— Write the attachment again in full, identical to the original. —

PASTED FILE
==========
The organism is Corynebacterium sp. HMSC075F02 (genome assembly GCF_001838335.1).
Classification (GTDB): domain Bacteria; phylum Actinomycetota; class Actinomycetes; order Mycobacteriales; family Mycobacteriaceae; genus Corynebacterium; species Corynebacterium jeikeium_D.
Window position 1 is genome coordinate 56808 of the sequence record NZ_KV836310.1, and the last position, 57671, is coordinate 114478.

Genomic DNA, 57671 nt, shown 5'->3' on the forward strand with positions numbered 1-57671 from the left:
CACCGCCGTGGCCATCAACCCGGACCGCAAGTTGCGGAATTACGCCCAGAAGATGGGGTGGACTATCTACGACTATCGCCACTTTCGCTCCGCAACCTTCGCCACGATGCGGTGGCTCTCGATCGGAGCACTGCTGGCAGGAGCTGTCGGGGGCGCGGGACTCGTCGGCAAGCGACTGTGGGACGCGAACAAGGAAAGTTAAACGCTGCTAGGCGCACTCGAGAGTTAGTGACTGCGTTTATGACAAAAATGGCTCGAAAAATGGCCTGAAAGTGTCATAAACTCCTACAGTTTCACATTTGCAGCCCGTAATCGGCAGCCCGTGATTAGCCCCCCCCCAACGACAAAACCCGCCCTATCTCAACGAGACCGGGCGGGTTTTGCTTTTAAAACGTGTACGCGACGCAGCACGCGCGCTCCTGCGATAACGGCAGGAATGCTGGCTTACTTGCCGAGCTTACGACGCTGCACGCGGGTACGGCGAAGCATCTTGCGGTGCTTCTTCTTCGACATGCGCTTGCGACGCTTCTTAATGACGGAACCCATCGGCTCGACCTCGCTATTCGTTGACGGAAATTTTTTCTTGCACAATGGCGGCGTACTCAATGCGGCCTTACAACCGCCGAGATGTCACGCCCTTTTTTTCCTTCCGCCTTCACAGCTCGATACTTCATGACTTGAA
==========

The organism is Corynebacterium sp. HMSC075F02 (genome assembly GCF_001838335.1).
Classification (GTDB): domain Bacteria; phylum Actinomycetota; class Actinomycetes; order Mycobacteriales; family Mycobacteriaceae; genus Corynebacterium; species Corynebacterium jeikeium_D.
Window position 1 is genome coordinate 56808 of the sequence record NZ_KV836310.1, and the last position, 57671, is coordinate 114478.

Genomic DNA, 57671 nt, shown 5'->3' on the forward strand with positions numbered 1-57671 from the left:
CACCGCCGTGGCCATCAACCCGGACCGCAAGTTGCGGAATTACGCCCAGAAGATGGGGTGGACTATCTACGACTATCGCCACTTTCGCTCCGCAACCTTCGCCACGATGCGGTGGCTCTCGATCGGAGCACTGCTGGCAGGAGCTGTCGGGGGCGCGGGACTCGTCGGCAAGCGACTGTGGGACGCGAACAAGGAAAGTTAAACGCTGCTAGGCGCACTCGAGAGTTAGTGACTGCGTTTATGACAAAAATGGCTCGAAAAATGGCCTGAAAGTGTCATAAACTCCTACAGTTTCACATTTGCAGCCCGTAATCGGCAGCCCGTGATTAGCCCCCCCCCAACGACAAAACCCGCCCTATCTCAACGAGACCGGGCGGGTTTTGCTTTTAAAACGTGTACGCGACGCAGCACGCGCGCTCCTGCGATAACGGCAGGAATGCTGGCTTACTTGCCGAGCTTACGACGCTGCACGCGGGTACGGCGAAGCATCTTGCGGTGCTTCTTCTTCGACATGCGCTTGCGACGCTTCTTAATGACGGAACCCATCGGCTCGACCTCGCTATTCGTTGACGGAAATTTTTTCTTGCACAATGGCGGCGTACTCAATGCGGCCTTACAACCGCCGAGATGTCACGCCCTTTTTTTCCTTCCGCCTTCACAGCTCGATACTTCATGACTTGAA